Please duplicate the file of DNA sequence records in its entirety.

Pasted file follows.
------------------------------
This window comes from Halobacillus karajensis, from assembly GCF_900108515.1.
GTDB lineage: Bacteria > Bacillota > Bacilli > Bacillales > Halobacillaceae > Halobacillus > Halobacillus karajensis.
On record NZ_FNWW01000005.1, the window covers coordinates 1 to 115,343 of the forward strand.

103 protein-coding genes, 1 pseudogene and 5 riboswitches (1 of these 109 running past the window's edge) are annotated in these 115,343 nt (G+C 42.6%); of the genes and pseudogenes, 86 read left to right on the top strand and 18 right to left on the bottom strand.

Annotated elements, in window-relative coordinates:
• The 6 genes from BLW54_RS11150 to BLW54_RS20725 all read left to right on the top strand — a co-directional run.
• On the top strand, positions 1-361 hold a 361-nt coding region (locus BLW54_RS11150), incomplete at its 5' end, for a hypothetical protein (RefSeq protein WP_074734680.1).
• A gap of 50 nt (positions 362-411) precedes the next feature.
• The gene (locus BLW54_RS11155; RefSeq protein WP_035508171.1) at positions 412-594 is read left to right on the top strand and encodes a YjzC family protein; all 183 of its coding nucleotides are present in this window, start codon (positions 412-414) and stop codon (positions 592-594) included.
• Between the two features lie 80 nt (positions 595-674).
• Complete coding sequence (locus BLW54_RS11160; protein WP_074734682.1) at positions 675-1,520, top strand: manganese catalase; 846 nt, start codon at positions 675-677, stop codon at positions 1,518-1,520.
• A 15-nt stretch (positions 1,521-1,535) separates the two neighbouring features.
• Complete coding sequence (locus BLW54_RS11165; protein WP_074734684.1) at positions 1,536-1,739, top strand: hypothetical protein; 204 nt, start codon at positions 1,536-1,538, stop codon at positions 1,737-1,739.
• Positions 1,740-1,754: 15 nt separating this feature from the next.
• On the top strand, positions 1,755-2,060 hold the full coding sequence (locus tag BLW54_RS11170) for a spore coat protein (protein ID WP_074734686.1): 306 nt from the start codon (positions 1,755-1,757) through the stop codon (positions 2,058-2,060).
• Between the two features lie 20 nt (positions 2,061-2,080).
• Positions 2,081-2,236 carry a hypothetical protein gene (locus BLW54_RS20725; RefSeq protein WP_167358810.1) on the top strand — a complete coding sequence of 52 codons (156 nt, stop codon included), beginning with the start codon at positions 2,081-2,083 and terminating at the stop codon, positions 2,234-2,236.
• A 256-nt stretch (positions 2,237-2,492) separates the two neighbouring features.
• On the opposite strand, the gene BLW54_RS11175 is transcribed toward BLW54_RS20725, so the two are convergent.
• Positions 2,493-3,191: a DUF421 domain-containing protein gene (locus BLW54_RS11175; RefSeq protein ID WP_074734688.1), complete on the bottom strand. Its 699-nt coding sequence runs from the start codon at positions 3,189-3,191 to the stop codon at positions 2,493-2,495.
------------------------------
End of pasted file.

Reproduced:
This window comes from Halobacillus karajensis, from assembly GCF_900108515.1.
GTDB lineage: Bacteria > Bacillota > Bacilli > Bacillales > Halobacillaceae > Halobacillus > Halobacillus karajensis.
On record NZ_FNWW01000005.1, the window covers coordinates 1 to 115,343 of the forward strand.

103 protein-coding genes, 1 pseudogene and 5 riboswitches (1 of these 109 running past the window's edge) are annotated in these 115,343 nt (G+C 42.6%); of the genes and pseudogenes, 86 read left to right on the top strand and 18 right to left on the bottom strand.

Annotated elements, in window-relative coordinates:
• The 6 genes from BLW54_RS11150 to BLW54_RS20725 all read left to right on the top strand — a co-directional run.
• On the top strand, positions 1-361 hold a 361-nt coding region (locus BLW54_RS11150), incomplete at its 5' end, for a hypothetical protein (RefSeq protein WP_074734680.1).
• A gap of 50 nt (positions 362-411) precedes the next feature.
• The gene (locus BLW54_RS11155; RefSeq protein WP_035508171.1) at positions 412-594 is read left to right on the top strand and encodes a YjzC family protein; all 183 of its coding nucleotides are present in this window, start codon (positions 412-414) and stop codon (positions 592-594) included.
• Between the two features lie 80 nt (positions 595-674).
• Complete coding sequence (locus BLW54_RS11160; protein WP_074734682.1) at positions 675-1,520, top strand: manganese catalase; 846 nt, start codon at positions 675-677, stop codon at positions 1,518-1,520.
• A 15-nt stretch (positions 1,521-1,535) separates the two neighbouring features.
• Complete coding sequence (locus BLW54_RS11165; protein WP_074734684.1) at positions 1,536-1,739, top strand: hypothetical protein; 204 nt, start codon at positions 1,536-1,538, stop codon at positions 1,737-1,739.
• Positions 1,740-1,754: 15 nt separating this feature from the next.
• On the top strand, positions 1,755-2,060 hold the full coding sequence (locus tag BLW54_RS11170) for a spore coat protein (protein ID WP_074734686.1): 306 nt from the start codon (positions 1,755-1,757) through the stop codon (positions 2,058-2,060).
• Between the two features lie 20 nt (positions 2,061-2,080).
• Positions 2,081-2,236 carry a hypothetical protein gene (locus BLW54_RS20725; RefSeq protein WP_167358810.1) on the top strand — a complete coding sequence of 52 codons (156 nt, stop codon included), beginning with the start codon at positions 2,081-2,083 and terminating at the stop codon, positions 2,234-2,236.
• A 256-nt stretch (positions 2,237-2,492) separates the two neighbouring features.
• On the opposite strand, the gene BLW54_RS11175 is transcribed toward BLW54_RS20725, so the two are convergent.
• Positions 2,493-3,191: a DUF421 domain-containing protein gene (locus BLW54_RS11175; RefSeq protein ID WP_074734688.1), complete on the bottom strand. Its 699-nt coding sequence runs from the start codon at positions 3,189-3,191 to the stop codon at positions 2,493-2,495.